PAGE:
What does it for me? Juice has to be juice. Freshly squeezed. Personally grapefruit or orange or the chance to have a mixture. I don’t want bacon and eggs but hubby would if on offer and freshly cooked but not when congealing and cold.

A choice of wholemeal bread and a toaster that doesn’t take forever then spit the toast out or loose it at the back. Extra virgen olive oil, fresh tomatoes preferably grated,  a choice of chopped fruit  and good coffee, made to order or maybe an Earl Grey tea (but I often have a tea bag with me.)

Hotel Breakfasts are Very Important – to me. Are they to you? Please leave a comment and  let me know what you think and/or some great and not so great breakfasts you’ve experienced.

The Hotel Breakfasts in the photos are ones I paricularly enjoyed and the hotels are on my Only Spain ~ Boutique Hotels site. I’ve linked each to its page below.

Hotel Viento 10, Cordoba

Hotel La Gastrocasa, Gandia

Hotel Los Castaños, Malaga

See my post on Two Great Small Hotels.

Avila and Hotel Valderrabanos

My first to visit to Avila was one of pure surprise and delight. Having chosen a hotel within the city walls  our ( with hubby ) explorations began. Normally I research and vaguely plan what to do when heading to a new place, plot the must-sees, maybe the odd good eating place or two, this time it’d been so busy I hadn’t looked at anything.

City Walls, Avila

Our drive was long but Spanish roads inland are often very quiet and nearly always have great views. On arriving in Avila our first sighting of the city walls was a ‘wow’ moment. We had many more. The huge city walls which are intact stretch 2km or so around the old city and most surprising after living in the heat of Andalucia, and in summer, was grass. Outside the walls were carpets of deep, green grass, something we miss being English. What a fabulous contrast that bright blue sky and green, green grass.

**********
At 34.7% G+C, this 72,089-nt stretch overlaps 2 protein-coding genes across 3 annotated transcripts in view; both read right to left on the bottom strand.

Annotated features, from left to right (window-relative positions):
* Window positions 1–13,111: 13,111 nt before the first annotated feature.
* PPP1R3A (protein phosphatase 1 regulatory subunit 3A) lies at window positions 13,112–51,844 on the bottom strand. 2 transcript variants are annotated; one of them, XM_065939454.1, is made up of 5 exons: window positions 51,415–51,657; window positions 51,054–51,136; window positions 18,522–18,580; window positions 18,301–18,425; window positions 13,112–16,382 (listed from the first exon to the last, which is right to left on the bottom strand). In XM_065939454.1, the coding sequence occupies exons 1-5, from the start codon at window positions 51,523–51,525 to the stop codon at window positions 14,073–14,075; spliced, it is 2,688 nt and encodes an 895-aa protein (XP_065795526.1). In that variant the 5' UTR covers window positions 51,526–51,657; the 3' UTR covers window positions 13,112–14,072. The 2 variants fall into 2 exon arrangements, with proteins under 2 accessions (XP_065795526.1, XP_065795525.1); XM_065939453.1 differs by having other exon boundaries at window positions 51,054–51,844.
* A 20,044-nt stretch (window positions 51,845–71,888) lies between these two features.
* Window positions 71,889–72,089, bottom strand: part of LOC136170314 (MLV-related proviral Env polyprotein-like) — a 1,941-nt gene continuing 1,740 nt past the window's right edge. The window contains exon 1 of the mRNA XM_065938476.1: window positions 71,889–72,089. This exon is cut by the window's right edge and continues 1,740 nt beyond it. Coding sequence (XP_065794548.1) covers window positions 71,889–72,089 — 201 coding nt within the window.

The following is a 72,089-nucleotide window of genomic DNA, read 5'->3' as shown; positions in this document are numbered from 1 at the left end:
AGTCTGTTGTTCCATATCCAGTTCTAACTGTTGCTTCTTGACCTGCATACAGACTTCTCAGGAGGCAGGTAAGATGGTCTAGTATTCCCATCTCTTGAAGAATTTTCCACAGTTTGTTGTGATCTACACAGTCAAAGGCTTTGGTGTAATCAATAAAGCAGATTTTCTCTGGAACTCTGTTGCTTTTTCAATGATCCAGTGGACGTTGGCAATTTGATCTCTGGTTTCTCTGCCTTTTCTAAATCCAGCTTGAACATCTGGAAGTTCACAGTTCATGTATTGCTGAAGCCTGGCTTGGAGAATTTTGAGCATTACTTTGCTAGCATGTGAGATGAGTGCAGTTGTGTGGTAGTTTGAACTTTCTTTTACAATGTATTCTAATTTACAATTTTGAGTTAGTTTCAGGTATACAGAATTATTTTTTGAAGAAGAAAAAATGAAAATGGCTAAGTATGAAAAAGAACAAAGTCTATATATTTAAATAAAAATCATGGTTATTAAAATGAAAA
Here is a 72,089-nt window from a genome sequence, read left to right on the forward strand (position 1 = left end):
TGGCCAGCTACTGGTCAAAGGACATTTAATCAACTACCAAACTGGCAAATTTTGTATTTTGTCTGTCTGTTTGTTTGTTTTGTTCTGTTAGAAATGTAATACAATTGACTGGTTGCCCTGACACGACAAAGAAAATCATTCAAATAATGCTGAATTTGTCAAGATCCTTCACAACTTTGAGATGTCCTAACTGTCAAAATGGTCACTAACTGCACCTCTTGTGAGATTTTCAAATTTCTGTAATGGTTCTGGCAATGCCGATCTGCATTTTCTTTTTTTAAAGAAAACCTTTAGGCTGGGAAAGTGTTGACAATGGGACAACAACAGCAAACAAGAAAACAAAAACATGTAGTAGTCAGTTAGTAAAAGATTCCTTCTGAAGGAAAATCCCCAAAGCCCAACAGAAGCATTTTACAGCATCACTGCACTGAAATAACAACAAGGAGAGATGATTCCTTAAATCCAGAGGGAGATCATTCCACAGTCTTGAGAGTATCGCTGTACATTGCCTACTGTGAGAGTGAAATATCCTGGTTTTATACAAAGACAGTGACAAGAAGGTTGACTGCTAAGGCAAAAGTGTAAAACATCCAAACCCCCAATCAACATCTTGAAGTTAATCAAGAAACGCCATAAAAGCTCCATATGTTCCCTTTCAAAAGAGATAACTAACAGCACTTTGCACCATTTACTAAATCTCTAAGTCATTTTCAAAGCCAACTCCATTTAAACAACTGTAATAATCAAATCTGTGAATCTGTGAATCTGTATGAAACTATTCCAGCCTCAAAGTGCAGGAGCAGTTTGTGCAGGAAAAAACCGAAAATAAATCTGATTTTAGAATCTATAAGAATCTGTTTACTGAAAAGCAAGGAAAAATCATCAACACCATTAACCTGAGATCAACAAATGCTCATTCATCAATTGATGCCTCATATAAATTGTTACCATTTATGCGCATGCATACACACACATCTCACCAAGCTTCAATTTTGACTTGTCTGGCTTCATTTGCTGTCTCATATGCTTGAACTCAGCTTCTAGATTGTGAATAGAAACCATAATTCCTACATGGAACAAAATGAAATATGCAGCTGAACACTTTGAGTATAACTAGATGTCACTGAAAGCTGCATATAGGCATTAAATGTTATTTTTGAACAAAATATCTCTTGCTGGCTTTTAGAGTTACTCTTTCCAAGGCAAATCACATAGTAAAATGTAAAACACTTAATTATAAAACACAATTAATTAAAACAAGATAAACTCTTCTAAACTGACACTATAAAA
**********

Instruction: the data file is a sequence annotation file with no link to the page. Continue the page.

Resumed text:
City Walls, Avila

As Avila is the highest city in Spain you can imagine the views from the city walls are pretty impressive, they are. Walking the ramparts around about half of the walls is amazing. Most towers are accessible too. I tried to imagine what the inside of the city walls were like in the days the castle was needed for protection, now it’s pretty much full of buildings, and some lovely ones there are.

Hotel Valderabbanos, Avila

Hotel Valderrabanos, a XIV century palace, is right next to the cathedral in a pedestrian plaza, close to loads of fabulous monuments. The Hotel has recently undergone renovations and  the once shabby chic hotel, now  is comfortably charming, with some gorgeous original features, wide corridors, stained glass windows and gorgeous old wooden doors. I’m rather partial to ancient wooden doors.

Hotel Valderabbanos, Avila

Would I stay there again? Yes but, seeing as we rarely stay in the stay place twice because of wanting to experience other hotels too, it’s unlikely.

The main problem with this and other hotels within the city walls is the lack of parking but unloading is allowed then the car has to be taken outside the walls and parked. It is rather pleasant that vehicles are limited in the monumental areas so I can’t have it all ways I guess!


Being a moutainous area and cold in winter, we’d seen snow sticks on the access roads, one of the specialities of Avila is its huge steaks. T-bones and rump beef, pork and lamb the latter which is rather rare in Andalucia barbecued or chargrilled. These are definitely the dishes you should sample here, meat lover or not.